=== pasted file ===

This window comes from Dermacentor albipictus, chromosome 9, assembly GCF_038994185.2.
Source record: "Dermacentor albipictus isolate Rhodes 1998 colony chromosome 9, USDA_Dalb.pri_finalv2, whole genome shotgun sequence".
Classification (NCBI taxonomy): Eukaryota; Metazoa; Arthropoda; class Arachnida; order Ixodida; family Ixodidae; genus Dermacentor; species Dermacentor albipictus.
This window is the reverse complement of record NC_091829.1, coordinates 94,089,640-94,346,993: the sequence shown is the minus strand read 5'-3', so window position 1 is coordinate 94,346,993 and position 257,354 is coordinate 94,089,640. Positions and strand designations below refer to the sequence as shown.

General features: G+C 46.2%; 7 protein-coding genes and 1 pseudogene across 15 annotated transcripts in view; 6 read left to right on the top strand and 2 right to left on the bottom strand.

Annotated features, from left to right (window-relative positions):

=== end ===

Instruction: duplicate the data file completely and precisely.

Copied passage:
This window comes from Dermacentor albipictus, chromosome 9, assembly GCF_038994185.2.
Source record: "Dermacentor albipictus isolate Rhodes 1998 colony chromosome 9, USDA_Dalb.pri_finalv2, whole genome shotgun sequence".
Classification (NCBI taxonomy): Eukaryota; Metazoa; Arthropoda; class Arachnida; order Ixodida; family Ixodidae; genus Dermacentor; species Dermacentor albipictus.
This window is the reverse complement of record NC_091829.1, coordinates 94,089,640-94,346,993: the sequence shown is the minus strand read 5'-3', so window position 1 is coordinate 94,346,993 and position 257,354 is coordinate 94,089,640. Positions and strand designations below refer to the sequence as shown.

General features: G+C 46.2%; 7 protein-coding genes and 1 pseudogene across 15 annotated transcripts in view; 6 read left to right on the top strand and 2 right to left on the bottom strand.

Annotated features, from left to right (window-relative positions):